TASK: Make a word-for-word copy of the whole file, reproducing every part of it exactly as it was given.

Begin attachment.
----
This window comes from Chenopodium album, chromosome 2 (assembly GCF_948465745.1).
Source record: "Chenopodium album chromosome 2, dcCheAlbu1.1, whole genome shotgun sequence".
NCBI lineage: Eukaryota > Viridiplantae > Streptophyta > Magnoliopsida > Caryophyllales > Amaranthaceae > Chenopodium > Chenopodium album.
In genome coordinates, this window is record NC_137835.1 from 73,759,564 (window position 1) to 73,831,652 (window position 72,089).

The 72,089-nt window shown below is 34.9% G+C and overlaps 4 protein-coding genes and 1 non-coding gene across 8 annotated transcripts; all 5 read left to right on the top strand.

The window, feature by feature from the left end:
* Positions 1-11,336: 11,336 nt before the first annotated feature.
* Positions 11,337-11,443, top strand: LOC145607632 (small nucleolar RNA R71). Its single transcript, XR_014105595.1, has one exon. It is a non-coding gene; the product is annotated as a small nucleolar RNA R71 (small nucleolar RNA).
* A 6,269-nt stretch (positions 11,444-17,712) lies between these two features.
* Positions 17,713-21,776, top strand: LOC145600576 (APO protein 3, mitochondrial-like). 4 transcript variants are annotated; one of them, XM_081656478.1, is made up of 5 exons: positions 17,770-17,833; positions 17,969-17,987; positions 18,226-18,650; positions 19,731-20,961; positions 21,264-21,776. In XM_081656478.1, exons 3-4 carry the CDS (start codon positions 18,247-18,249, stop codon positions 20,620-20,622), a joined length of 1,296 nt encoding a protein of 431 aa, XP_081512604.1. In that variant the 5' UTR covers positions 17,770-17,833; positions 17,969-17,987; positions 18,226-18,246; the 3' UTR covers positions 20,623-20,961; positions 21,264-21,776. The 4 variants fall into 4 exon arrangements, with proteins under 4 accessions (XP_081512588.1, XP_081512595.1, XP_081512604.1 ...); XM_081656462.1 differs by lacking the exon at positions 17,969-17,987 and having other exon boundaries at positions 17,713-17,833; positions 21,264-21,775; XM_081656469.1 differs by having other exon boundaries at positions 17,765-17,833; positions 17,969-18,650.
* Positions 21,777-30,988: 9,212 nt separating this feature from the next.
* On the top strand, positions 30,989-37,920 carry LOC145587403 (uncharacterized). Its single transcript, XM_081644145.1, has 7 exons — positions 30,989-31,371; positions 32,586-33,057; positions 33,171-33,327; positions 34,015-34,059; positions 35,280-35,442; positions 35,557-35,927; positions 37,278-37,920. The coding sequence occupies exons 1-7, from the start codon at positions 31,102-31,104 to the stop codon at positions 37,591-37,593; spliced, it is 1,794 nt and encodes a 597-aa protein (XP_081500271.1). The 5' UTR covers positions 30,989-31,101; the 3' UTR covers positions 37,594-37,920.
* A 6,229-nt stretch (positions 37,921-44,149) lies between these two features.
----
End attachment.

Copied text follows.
This window comes from Chenopodium album, chromosome 2 (assembly GCF_948465745.1).
Source record: "Chenopodium album chromosome 2, dcCheAlbu1.1, whole genome shotgun sequence".
NCBI lineage: Eukaryota > Viridiplantae > Streptophyta > Magnoliopsida > Caryophyllales > Amaranthaceae > Chenopodium > Chenopodium album.
In genome coordinates, this window is record NC_137835.1 from 73,759,564 (window position 1) to 73,831,652 (window position 72,089).

The 72,089-nt window shown below is 34.9% G+C and overlaps 4 protein-coding genes and 1 non-coding gene across 8 annotated transcripts; all 5 read left to right on the top strand.

The window, feature by feature from the left end:
* Positions 1-11,336: 11,336 nt before the first annotated feature.
* Positions 11,337-11,443, top strand: LOC145607632 (small nucleolar RNA R71). Its single transcript, XR_014105595.1, has one exon. It is a non-coding gene; the product is annotated as a small nucleolar RNA R71 (small nucleolar RNA).
* A 6,269-nt stretch (positions 11,444-17,712) lies between these two features.
* Positions 17,713-21,776, top strand: LOC145600576 (APO protein 3, mitochondrial-like). 4 transcript variants are annotated; one of them, XM_081656478.1, is made up of 5 exons: positions 17,770-17,833; positions 17,969-17,987; positions 18,226-18,650; positions 19,731-20,961; positions 21,264-21,776. In XM_081656478.1, exons 3-4 carry the CDS (start codon positions 18,247-18,249, stop codon positions 20,620-20,622), a joined length of 1,296 nt encoding a protein of 431 aa, XP_081512604.1. In that variant the 5' UTR covers positions 17,770-17,833; positions 17,969-17,987; positions 18,226-18,246; the 3' UTR covers positions 20,623-20,961; positions 21,264-21,776. The 4 variants fall into 4 exon arrangements, with proteins under 4 accessions (XP_081512588.1, XP_081512595.1, XP_081512604.1 ...); XM_081656462.1 differs by lacking the exon at positions 17,969-17,987 and having other exon boundaries at positions 17,713-17,833; positions 21,264-21,775; XM_081656469.1 differs by having other exon boundaries at positions 17,765-17,833; positions 17,969-18,650.
* Positions 21,777-30,988: 9,212 nt separating this feature from the next.
* On the top strand, positions 30,989-37,920 carry LOC145587403 (uncharacterized). Its single transcript, XM_081644145.1, has 7 exons — positions 30,989-31,371; positions 32,586-33,057; positions 33,171-33,327; positions 34,015-34,059; positions 35,280-35,442; positions 35,557-35,927; positions 37,278-37,920. The coding sequence occupies exons 1-7, from the start codon at positions 31,102-31,104 to the stop codon at positions 37,591-37,593; spliced, it is 1,794 nt and encodes a 597-aa protein (XP_081500271.1). The 5' UTR covers positions 30,989-31,101; the 3' UTR covers positions 37,594-37,920.
* A 6,229-nt stretch (positions 37,921-44,149) lies between these two features.